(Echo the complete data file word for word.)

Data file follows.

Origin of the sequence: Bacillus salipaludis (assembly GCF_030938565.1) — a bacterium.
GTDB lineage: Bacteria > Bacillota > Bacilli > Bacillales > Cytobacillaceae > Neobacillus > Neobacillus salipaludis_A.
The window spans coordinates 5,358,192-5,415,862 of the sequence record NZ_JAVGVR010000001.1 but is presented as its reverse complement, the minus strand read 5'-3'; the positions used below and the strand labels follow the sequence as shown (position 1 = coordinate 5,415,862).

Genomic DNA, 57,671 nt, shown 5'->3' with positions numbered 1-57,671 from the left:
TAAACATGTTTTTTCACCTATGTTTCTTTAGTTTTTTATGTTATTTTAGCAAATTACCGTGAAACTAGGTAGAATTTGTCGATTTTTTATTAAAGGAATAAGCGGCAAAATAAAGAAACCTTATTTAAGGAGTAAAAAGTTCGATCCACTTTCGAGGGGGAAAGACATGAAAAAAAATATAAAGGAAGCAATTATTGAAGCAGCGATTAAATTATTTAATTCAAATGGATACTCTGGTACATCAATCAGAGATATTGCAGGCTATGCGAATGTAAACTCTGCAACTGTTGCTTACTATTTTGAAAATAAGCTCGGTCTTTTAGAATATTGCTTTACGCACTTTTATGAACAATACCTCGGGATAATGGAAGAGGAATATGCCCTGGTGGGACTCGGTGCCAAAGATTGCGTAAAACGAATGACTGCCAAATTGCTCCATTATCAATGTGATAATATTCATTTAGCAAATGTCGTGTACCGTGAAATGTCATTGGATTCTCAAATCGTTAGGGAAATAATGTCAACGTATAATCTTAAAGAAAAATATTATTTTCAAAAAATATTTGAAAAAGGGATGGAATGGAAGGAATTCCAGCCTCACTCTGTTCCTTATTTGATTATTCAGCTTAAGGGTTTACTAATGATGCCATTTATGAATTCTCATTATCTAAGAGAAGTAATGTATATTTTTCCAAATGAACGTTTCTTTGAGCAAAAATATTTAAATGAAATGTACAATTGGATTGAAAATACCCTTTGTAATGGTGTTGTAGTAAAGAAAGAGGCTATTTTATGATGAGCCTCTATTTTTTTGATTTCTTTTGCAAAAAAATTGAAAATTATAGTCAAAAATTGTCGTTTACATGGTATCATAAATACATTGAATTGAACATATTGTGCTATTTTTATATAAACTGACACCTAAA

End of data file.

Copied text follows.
Origin of the sequence: Bacillus salipaludis (assembly GCF_030938565.1) — a bacterium.
GTDB lineage: Bacteria > Bacillota > Bacilli > Bacillales > Cytobacillaceae > Neobacillus > Neobacillus salipaludis_A.
The window spans coordinates 5,358,192-5,415,862 of the sequence record NZ_JAVGVR010000001.1 but is presented as its reverse complement, the minus strand read 5'-3'; the positions used below and the strand labels follow the sequence as shown (position 1 = coordinate 5,415,862).

Genomic DNA, 57,671 nt, shown 5'->3' with positions numbered 1-57,671 from the left:
TAAACATGTTTTTTCACCTATGTTTCTTTAGTTTTTTATGTTATTTTAGCAAATTACCGTGAAACTAGGTAGAATTTGTCGATTTTTTATTAAAGGAATAAGCGGCAAAATAAAGAAACCTTATTTAAGGAGTAAAAAGTTCGATCCACTTTCGAGGGGGAAAGACATGAAAAAAAATATAAAGGAAGCAATTATTGAAGCAGCGATTAAATTATTTAATTCAAATGGATACTCTGGTACATCAATCAGAGATATTGCAGGCTATGCGAATGTAAACTCTGCAACTGTTGCTTACTATTTTGAAAATAAGCTCGGTCTTTTAGAATATTGCTTTACGCACTTTTATGAACAATACCTCGGGATAATGGAAGAGGAATATGCCCTGGTGGGACTCGGTGCCAAAGATTGCGTAAAACGAATGACTGCCAAATTGCTCCATTATCAATGTGATAATATTCATTTAGCAAATGTCGTGTACCGTGAAATGTCATTGGATTCTCAAATCGTTAGGGAAATAATGTCAACGTATAATCTTAAAGAAAAATATTATTTTCAAAAAATATTTGAAAAAGGGATGGAATGGAAGGAATTCCAGCCTCACTCTGTTCCTTATTTGATTATTCAGCTTAAGGGTTTACTAATGATGCCATTTATGAATTCTCATTATCTAAGAGAAGTAATGTATATTTTTCCAAATGAACGTTTCTTTGAGCAAAAATATTTAAATGAAATGTACAATTGGATTGAAAATACCCTTTGTAATGGTGTTGTAGTAAAGAAAGAGGCTATTTTATGATGAGCCTCTATTTTTTTGATTTCTTTTGCAAAAAAATTGAAAATTATAGTCAAAAATTGTCGTTTACATGGTATCATAAATACATTGAATTGAACATATTGTGCTATTTTTATATAAACTGACACCTAAA